Breakfast is Served
By Lisa Turner
Not conscious before your first cuppa joe? Here are some tips for making nutritious, no-brainer breakfasts.
All across the country, in one-bedroom walk-ups and mansions alike, people are bounding out of bed in the morning, chipper and alert, ready to take on the world and the task of providing a nourishing breakfast for themselves and their families.

I am not one of them.

For those of us who find waking up hard enough without the added burden of flipping fried eggs or whipping up muffins, breakfast options are abundant. Here’s the trick: finding fast morning meals that are solid enough to sustain energy, without lots of fat, sweeteners, sodium, or gluten—sadly, Pop-Tarts are not considered an actual meal.

However, as long as you’re deft with boiling water and willing to wield a sharp knife on a piece of fruit, you can have any of a series of satisfying breakfasts. Try some of these; they’ll get breakfast over easy.

Hodgson Mill Gluten Free Apple Cinnamon Muffin Mix with Milled Flax Seed. Made with millet and sugar free, these muffins are a cinch to make; bake several dozen ahead of time, and freeze them for quick breakfasts. Load them up with healthful ingredients—applesauce instead of sugar, ground nuts, pumpkin purée, chopped prunes—for extra nutrition, and serve them with a cup of yogurt or a hard-boiled egg made the night before. Easy.

Oikos Organic Greek Yogurt. This traditionally made yogurt is free of fat and sugar, low in calories, and impossibly rich and creamy. For dairy-free options, try So Delicious Coconut Milk Yogurt—it’s light, creamy, and soy-free. Or try Old Chatham Sheepherding Company Sheep’s Milk Yogurt; it’s surprisingly fresh and mild in flavor, and dairy-free folk find it easier to digest. Sweeten any of these yogurt choices with a bit of agave or fresh or frozen berries, and serve with oatmeal, cold cereal, or muffins.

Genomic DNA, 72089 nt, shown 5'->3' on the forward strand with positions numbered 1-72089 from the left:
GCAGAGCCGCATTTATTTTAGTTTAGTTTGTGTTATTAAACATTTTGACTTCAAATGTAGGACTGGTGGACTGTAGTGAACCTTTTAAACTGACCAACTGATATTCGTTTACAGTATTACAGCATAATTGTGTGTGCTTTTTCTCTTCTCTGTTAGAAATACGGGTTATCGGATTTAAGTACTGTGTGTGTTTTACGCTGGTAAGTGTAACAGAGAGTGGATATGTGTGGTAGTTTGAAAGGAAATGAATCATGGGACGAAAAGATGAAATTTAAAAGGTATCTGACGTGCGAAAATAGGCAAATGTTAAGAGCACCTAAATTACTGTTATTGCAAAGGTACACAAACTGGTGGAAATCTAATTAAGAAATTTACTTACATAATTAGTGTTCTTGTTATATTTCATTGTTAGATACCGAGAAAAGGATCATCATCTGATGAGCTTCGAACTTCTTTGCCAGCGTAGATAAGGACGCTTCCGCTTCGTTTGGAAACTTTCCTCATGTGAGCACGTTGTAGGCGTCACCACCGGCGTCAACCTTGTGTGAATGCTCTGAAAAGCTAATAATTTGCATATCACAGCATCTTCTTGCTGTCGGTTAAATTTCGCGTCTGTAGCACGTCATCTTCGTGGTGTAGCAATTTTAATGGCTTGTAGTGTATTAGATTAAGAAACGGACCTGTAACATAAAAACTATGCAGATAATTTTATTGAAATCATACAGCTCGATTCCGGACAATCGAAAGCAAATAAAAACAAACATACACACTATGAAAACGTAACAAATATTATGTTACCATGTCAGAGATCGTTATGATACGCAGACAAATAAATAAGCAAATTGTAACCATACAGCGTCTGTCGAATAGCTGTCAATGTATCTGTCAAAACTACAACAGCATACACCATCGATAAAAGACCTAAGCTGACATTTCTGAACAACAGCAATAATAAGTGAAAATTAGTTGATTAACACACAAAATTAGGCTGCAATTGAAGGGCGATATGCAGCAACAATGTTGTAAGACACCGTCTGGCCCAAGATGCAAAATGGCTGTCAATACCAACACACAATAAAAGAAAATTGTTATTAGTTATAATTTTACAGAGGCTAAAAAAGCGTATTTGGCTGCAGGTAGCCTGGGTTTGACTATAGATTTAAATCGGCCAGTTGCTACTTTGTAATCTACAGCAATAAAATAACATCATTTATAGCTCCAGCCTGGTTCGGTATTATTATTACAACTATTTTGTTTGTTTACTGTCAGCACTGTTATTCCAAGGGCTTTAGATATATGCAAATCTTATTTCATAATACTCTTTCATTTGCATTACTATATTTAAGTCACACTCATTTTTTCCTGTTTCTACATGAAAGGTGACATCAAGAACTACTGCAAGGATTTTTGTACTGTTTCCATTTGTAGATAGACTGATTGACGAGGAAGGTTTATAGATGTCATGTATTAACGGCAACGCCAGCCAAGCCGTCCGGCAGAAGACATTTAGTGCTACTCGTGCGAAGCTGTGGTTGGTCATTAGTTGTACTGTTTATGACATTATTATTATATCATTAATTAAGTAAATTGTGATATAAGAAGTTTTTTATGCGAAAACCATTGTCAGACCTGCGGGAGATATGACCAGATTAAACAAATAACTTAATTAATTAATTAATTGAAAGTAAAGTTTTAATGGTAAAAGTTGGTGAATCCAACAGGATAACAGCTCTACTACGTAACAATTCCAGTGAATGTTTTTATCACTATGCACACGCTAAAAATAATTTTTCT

Nature’s Path Organic Instant Hot Oatmeal. It’s hot, it’s fast, and kids love it. As with muffins, you can sneak in extra nutrients and protein in the form of chopped walnuts, ground flaxseed,or hemp protein powder. Sweeten with a dash of agave nectar, a splash of apple juice, or a handful of raisins for a quick-and-easy morning meal.

Bob’s Red Mill Organic Scottish Oatmeal. This takes a little longer to cook than instant oats, but is still quick, far less processed, and delightfully dense in flavor and texture. Add a handful of chopped almonds and pumpkin seeds, stir in a spoonful of coconut butter, and top with fresh or frozen peaches. Or try the company’s Organic Creamy Buckwheat hot cereal; it’s a fiber-rich, gluten-free option.

Ezekiel 4:9 Organic Sprouted 100% Whole Grain Flourless Almond Cereal. As far as cold cereals go, this one’s a super bowl. It’s sugar-free and made entirely of sprouted grains, almonds, and lentils. If you can’t give up your morning flakes, try Arrowhead Mills Organic Amaranth Flakes Cereal; it’s wheat-free, and sweetened with fruit juice. Add some banana slices and chopped walnuts, serve with almond milk, and a boiled egg, and feel virtuously nourished all day.

Miso Master Red Miso. In Japan, the traditional breakfast was based on miso soup; a breakfast of miso soup, vegetables, and rice is still common in macrobiotic cuisine. Miso alkalinizes the body, provides essential enzymes, and may help protect against breast cancer. If you’re up for something other than the standard morning fare, try this: bring a cup of filtered water to a boil, then add a handful of chopped greens, cooked fish, and brown rice. Warm through, remove from heat, and stir in a spoonful of miso and a small handful of wakame sea vegetables. It’s unconventional, but surprisingly satisfying.

Amy’s Organic Brown Rice Bowls. Made with organic rice, vegetables, and black-eyed peas or tofu, they are another unconventional selection. They’re not intended for breakfast, but should be. With their high fiber and protein content from beans, Amy’s bowls are guaranteed to keep blood sugar levels steady. Amy’s Organic Breakfast Burrito is another substantial morning choice.

Nature’s Path Organic Buckwheat Waffles. As far as fast breakfasts go, this one’s a winner for kids. Made with brown rice and corn flour, these gluten-free toaster waffles are convenient and reasonably low in sugar. For a protein boost, skip the syrup and spread them with almond butter and a drizzle of agave nectar.

If you have a little more time and want a breakfast from scratch, try making muffins, biscuits, pancakes, or waffles with Bob’s Red Mill Gluten Free Biscuit and Baking Mix. Substitute this directly for wheat flour. It is high in fiber and protein and has a low glycemic load, as it contains chickpea flour.




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